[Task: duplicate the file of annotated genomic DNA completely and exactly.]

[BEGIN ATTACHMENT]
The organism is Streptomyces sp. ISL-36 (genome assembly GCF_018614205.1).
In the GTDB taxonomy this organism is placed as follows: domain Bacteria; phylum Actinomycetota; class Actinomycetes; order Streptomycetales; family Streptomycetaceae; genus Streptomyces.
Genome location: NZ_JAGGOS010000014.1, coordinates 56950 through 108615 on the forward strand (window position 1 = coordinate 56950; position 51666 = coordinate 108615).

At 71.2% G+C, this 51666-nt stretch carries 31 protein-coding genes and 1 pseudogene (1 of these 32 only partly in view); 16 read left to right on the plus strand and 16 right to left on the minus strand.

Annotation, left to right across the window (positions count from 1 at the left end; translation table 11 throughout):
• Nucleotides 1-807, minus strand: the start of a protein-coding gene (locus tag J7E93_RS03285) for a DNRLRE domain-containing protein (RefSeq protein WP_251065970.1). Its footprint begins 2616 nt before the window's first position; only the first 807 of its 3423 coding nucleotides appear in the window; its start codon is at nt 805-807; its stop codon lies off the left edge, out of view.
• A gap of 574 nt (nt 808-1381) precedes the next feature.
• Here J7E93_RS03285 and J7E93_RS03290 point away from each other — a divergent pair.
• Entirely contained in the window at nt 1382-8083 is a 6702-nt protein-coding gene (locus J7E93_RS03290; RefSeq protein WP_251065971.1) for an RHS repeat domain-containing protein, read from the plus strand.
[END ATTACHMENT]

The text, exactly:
The organism is Streptomyces sp. ISL-36 (genome assembly GCF_018614205.1).
In the GTDB taxonomy this organism is placed as follows: domain Bacteria; phylum Actinomycetota; class Actinomycetes; order Streptomycetales; family Streptomycetaceae; genus Streptomyces.
Genome location: NZ_JAGGOS010000014.1, coordinates 56950 through 108615 on the forward strand (window position 1 = coordinate 56950; position 51666 = coordinate 108615).

At 71.2% G+C, this 51666-nt stretch carries 31 protein-coding genes and 1 pseudogene (1 of these 32 only partly in view); 16 read left to right on the plus strand and 16 right to left on the minus strand.

Annotation, left to right across the window (positions count from 1 at the left end; translation table 11 throughout):
• Nucleotides 1-807, minus strand: the start of a protein-coding gene (locus tag J7E93_RS03285) for a DNRLRE domain-containing protein (RefSeq protein WP_251065970.1). Its footprint begins 2616 nt before the window's first position; only the first 807 of its 3423 coding nucleotides appear in the window; its start codon is at nt 805-807; its stop codon lies off the left edge, out of view.
• A gap of 574 nt (nt 808-1381) precedes the next feature.
• Here J7E93_RS03285 and J7E93_RS03290 point away from each other — a divergent pair.
• Entirely contained in the window at nt 1382-8083 is a 6702-nt protein-coding gene (locus J7E93_RS03290; RefSeq protein WP_251065971.1) for an RHS repeat domain-containing protein, read from the plus strand.